Remember your immune system is your gut. I took a homeopathic approach to restore my health. I didn’t take lab produced supplements I took the real thing real food mostly raw or as raw as I could tolerate and grown in ground that was as close to me as possible. If not my own garden, then my local farmer or farmers market. I wrote this article about the immune system and are we being too clean and destroying the very thing that is to protect us our immune system. I wasn’t ever diagnosed with FM or CF but from it’s description I had something close to it. Anyway my vote is for a weakened immune system not an overactive immune system which is the standard response from modern medicine.
    Are We Being Too Clean?

    • dee

      March 22, 2016 at 2:15 pm - Reply

      been taken probiotics and digest gold for many yrs, drinking nothing but filtered water and thought that would help but so very ill. started taking biomune for many yrs, just after this hit and nothing! don’t eat much but always took vitamins and minerals. I was ok till OVERNIGHT this hit and now i’m thinking it might be from mercury filling dentist exposed me to because I had 2 horrible warnings of severe exhaustion then severe weakness 1 and 2 months after that I couldn’t even eat, then boom, overnight I couldn’t get outta bed and felt like I was ready for death and still do everyday!

  • Sharon Kramer

    March 21, 2016 at 8:00 pm - Reply

    I keep seeing the words “viral” and “bacterial” in the research which you cite as possible/probable causes of ME/CFS. What research, if any, is being done to determine if there may be a fungal link to causation?

    • Beca

      March 22, 2016 at 5:49 am - Reply

      fungal, bacterial, viral, CWD (cell wall deficient — some forms of Borellia and mycoplasmas?) — are all invited to the biofilm house party when the human micro biome is destroyed or unbalanced by antibiotics, environmental pollutants, some vaccines perhaps, Smart Meter and wifi radiation that knock down proper mitochondrial function too… all these are factors that with the right genetic and stress breakdowns keep a biosystem from recovering once it has been attacked. positive thinking and meditation, etc. all help but cannot make up for a GMO/crap/processed food diet, EMFs/ELFs, and biotoxin mold exposure thrown in the mix. there are many online webinars for free on Adrenal crash supports that can assist in recovery from the stress triggers and thyroid mismanagement (see site Stop the Thyroid Madness)

    • Cort Johnson

      March 22, 2016 at 2:34 pm - Reply

      Good question Sharon…Dr. Lipkin is looking into this. Check this out from the Microbe Discovery Project

      For example, perhaps there could be an unusual fungal overgrowth in the gut of a subset of ME/CFS patients, resulting in cytokine abnormalities that may, in turn, be causing the symptoms.

      Take, for example, cryptococcus neoformans, a human fungal pathogen that mainly infects individuals with compromised immune systems, such as patients undergoing transplant or those afflicted with HIV/AIDS. Acute infections with this fungus are said to be rare in those with fully functioning immune systems, but cryptococcus neoformans can infect the central nervous system and cause inflammation of the brain. Symptoms of a central nervous infection may include fever, headache, lethargy, and cognitive symptoms. Perhaps the presence of a similar fungus could cause chronic symptoms in some ME/CFS patients? At this point in time, this is just conjecture, but Dr Lipkin will be able to detect any such fungal infection, and any viral infection or unusual population of bacteria in the gut.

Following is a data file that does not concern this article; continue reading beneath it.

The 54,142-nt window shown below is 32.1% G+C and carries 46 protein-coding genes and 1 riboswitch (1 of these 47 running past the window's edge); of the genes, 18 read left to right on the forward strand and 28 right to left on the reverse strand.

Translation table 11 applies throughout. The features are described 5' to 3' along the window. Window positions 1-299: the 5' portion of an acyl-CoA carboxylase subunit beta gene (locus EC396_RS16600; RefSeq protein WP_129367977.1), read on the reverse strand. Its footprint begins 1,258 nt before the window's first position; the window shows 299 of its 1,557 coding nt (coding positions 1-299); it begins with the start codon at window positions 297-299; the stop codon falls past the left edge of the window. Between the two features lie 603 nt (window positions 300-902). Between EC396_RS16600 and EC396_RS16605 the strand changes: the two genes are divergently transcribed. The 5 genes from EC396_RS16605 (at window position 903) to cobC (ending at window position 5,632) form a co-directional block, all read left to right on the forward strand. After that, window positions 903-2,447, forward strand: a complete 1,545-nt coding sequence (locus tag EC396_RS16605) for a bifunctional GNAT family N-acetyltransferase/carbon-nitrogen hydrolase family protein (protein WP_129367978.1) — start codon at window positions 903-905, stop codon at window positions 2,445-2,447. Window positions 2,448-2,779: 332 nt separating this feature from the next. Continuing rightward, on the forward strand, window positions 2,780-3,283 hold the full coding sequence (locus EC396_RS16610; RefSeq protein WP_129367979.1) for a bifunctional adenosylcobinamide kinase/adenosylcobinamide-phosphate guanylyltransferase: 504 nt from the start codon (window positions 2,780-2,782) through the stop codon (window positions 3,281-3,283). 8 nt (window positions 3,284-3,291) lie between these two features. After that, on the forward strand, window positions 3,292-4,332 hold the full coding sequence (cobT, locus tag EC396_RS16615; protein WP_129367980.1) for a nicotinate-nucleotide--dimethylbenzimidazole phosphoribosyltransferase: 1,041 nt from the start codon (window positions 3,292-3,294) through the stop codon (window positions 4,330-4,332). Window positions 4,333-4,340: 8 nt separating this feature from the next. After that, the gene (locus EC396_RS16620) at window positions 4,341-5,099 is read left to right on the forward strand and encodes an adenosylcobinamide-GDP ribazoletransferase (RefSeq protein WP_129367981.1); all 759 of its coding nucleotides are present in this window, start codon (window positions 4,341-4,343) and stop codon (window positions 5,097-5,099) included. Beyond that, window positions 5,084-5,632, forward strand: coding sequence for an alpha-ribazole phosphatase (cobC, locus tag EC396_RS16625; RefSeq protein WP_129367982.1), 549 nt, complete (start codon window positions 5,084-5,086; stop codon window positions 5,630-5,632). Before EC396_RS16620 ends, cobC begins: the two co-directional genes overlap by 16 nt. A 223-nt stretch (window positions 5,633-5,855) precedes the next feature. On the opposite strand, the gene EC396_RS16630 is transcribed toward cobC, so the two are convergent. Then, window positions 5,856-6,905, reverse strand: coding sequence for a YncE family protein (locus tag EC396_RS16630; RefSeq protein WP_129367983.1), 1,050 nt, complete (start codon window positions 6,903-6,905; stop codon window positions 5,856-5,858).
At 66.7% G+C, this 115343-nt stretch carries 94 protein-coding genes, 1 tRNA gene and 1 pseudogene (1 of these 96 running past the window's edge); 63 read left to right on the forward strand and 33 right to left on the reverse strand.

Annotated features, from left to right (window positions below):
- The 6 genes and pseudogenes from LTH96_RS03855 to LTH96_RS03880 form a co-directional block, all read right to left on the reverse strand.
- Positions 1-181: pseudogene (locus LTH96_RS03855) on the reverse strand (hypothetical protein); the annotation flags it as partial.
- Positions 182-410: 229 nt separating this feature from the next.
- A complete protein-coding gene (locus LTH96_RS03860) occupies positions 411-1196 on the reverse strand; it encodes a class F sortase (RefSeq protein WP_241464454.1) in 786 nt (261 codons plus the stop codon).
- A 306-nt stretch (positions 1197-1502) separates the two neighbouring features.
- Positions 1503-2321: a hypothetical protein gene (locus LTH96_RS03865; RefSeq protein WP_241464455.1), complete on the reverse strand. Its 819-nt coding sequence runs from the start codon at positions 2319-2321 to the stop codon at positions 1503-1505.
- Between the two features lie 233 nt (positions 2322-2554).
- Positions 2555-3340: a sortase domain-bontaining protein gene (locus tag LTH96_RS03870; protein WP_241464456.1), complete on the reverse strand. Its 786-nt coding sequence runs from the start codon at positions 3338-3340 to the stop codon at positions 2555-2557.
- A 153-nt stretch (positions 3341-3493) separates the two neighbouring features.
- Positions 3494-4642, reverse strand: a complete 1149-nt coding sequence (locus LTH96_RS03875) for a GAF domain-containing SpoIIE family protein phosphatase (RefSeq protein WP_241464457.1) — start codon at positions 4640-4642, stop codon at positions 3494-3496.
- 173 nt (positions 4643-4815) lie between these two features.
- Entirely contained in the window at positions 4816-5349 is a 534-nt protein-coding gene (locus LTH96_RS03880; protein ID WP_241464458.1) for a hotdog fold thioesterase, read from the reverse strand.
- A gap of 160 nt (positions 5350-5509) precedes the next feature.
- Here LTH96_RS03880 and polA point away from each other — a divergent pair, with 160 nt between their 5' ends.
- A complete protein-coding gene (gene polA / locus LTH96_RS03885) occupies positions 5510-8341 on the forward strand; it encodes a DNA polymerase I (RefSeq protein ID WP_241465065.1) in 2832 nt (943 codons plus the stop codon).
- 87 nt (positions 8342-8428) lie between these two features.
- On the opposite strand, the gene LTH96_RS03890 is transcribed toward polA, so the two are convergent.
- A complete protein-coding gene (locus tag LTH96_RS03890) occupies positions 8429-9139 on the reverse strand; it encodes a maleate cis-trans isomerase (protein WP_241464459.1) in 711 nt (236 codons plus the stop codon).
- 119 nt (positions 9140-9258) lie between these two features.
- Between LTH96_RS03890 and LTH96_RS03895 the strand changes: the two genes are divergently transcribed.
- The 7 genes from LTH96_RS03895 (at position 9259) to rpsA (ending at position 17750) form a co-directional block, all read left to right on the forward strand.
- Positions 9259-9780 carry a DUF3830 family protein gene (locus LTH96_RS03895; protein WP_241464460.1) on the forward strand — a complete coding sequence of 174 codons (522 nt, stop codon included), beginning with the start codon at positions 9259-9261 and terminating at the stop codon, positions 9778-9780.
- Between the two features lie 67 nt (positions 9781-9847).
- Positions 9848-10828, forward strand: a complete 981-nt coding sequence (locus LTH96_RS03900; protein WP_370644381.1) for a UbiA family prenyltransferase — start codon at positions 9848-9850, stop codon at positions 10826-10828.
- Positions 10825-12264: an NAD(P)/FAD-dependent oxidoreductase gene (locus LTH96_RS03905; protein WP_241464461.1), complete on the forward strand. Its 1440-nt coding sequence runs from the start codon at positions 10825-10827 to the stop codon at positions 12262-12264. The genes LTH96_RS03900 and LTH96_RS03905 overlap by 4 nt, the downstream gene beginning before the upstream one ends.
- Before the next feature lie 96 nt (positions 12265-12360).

• Sharon

    March 21, 2016 at 9:00 pm - Reply

    Thanks again for some good reporting Cort!

  • jose

    March 22, 2016 at 1:10 am - Reply

    Y a un corto o medio plazo , que esperanza tenemos?

    Asi no se puede vivir y medicos poco preparados y sin interes en saber sobre este mal, que hacemos?

  • Audrey Scougall

    March 22, 2016 at 1:20 am - Reply

    Hans Selye’s General Adaption Syndrome was published in 1936, I was teaching ME/CFS patients about its relevance in the 1980’s. When will researchers stop reinventing the wheel and acknowledge what has already been demonstrated. Yes a stressor or multiple stressors of any kind brings on a new elevated level of homeostasis, tired and wired is one description. But it doesn’t end there. When the stress is sustained, then comes the exhaustion, burnout and crash. Familiar? Oh Yes! And the effects on physiology are predictably wide spread. Thanks for your posts.

  • Cecelia

    March 22, 2016 at 2:41 am - Reply

    My immune system indicators have been very low for years. I am over 20 years into this and now in my upper 60’s. Unlike what Jarred Younger thinks, however, nerves are being damaged or destroyed. I have increasingly bad small fiber neuropathy and increasingly all over the place. The decline in autonomic functioning and increase in cognitive and memory problems also suggest nerve degeneration. It may not be the exact kind seen in later MS but it is some kind of nerve degeneration.